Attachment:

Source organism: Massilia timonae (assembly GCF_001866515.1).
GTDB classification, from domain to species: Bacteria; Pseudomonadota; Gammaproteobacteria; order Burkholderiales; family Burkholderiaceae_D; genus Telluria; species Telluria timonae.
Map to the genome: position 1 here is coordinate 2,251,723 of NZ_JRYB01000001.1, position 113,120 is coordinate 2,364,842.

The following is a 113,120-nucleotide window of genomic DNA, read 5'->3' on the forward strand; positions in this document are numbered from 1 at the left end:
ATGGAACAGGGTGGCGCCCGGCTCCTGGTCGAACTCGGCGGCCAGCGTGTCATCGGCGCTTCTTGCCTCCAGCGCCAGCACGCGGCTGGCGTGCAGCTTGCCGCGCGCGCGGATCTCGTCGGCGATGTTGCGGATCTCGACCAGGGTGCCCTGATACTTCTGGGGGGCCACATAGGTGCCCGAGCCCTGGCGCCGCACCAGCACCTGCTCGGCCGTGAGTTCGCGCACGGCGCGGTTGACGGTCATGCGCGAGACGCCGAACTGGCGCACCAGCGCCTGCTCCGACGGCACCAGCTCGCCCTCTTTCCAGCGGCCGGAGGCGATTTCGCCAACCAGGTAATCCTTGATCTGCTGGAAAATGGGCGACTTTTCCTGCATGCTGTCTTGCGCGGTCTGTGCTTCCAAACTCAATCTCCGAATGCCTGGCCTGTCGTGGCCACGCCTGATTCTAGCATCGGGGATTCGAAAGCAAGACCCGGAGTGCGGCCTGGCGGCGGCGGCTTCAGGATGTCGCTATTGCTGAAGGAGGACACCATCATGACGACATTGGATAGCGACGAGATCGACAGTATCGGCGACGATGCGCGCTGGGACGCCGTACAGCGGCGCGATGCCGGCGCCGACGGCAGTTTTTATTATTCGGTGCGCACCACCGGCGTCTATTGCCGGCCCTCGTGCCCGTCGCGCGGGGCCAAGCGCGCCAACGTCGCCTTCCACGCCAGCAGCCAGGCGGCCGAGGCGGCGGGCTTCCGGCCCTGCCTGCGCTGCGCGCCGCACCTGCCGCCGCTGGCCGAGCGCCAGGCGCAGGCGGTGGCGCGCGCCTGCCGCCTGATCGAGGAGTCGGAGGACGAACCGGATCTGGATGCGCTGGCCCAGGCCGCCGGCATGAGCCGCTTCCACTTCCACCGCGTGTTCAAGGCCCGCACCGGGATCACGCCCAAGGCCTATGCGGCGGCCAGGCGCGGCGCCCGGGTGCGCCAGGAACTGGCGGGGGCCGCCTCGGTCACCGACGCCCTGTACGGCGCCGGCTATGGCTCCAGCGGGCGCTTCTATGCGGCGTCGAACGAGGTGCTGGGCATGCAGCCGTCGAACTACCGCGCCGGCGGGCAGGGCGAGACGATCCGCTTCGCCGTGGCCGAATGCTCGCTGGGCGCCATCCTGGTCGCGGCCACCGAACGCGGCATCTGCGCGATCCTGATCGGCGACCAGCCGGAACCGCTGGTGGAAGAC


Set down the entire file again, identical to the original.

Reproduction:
Source organism: Massilia timonae (assembly GCF_001866515.1).
GTDB classification, from domain to species: Bacteria; Pseudomonadota; Gammaproteobacteria; order Burkholderiales; family Burkholderiaceae_D; genus Telluria; species Telluria timonae.
Map to the genome: position 1 here is coordinate 2,251,723 of NZ_JRYB01000001.1, position 113,120 is coordinate 2,364,842.

The following is a 113,120-nucleotide window of genomic DNA, read 5'->3' on the forward strand; positions in this document are numbered from 1 at the left end:
ATGGAACAGGGTGGCGCCCGGCTCCTGGTCGAACTCGGCGGCCAGCGTGTCATCGGCGCTTCTTGCCTCCAGCGCCAGCACGCGGCTGGCGTGCAGCTTGCCGCGCGCGCGGATCTCGTCGGCGATGTTGCGGATCTCGACCAGGGTGCCCTGATACTTCTGGGGGGCCACATAGGTGCCCGAGCCCTGGCGCCGCACCAGCACCTGCTCGGCCGTGAGTTCGCGCACGGCGCGGTTGACGGTCATGCGCGAGACGCCGAACTGGCGCACCAGCGCCTGCTCCGACGGCACCAGCTCGCCCTCTTTCCAGCGGCCGGAGGCGATTTCGCCAACCAGGTAATCCTTGATCTGCTGGAAAATGGGCGACTTTTCCTGCATGCTGTCTTGCGCGGTCTGTGCTTCCAAACTCAATCTCCGAATGCCTGGCCTGTCGTGGCCACGCCTGATTCTAGCATCGGGGATTCGAAAGCAAGACCCGGAGTGCGGCCTGGCGGCGGCGGCTTCAGGATGTCGCTATTGCTGAAGGAGGACACCATCATGACGACATTGGATAGCGACGAGATCGACAGTATCGGCGACGATGCGCGCTGGGACGCCGTACAGCGGCGCGATGCCGGCGCCGACGGCAGTTTTTATTATTCGGTGCGCACCACCGGCGTCTATTGCCGGCCCTCGTGCCCGTCGCGCGGGGCCAAGCGCGCCAACGTCGCCTTCCACGCCAGCAGCCAGGCGGCCGAGGCGGCGGGCTTCCGGCCCTGCCTGCGCTGCGCGCCGCACCTGCCGCCGCTGGCCGAGCGCCAGGCGCAGGCGGTGGCGCGCGCCTGCCGCCTGATCGAGGAGTCGGAGGACGAACCGGATCTGGATGCGCTGGCCCAGGCCGCCGGCATGAGCCGCTTCCACTTCCACCGCGTGTTCAAGGCCCGCACCGGGATCACGCCCAAGGCCTATGCGGCGGCCAGGCGCGGCGCCCGGGTGCGCCAGGAACTGGCGGGGGCCGCCTCGGTCACCGACGCCCTGTACGGCGCCGGCTATGGCTCCAGCGGGCGCTTCTATGCGGCGTCGAACGAGGTGCTGGGCATGCAGCCGTCGAACTACCGCGCCGGCGGGCAGGGCGAGACGATCCGCTTCGCCGTGGCCGAATGCTCGCTGGGCGCCATCCTGGTCGCGGCCACCGAACGCGGCATCTGCGCGATCCTGATCGGCGACCAGCCGGAACCGCTGGTGGAAGAC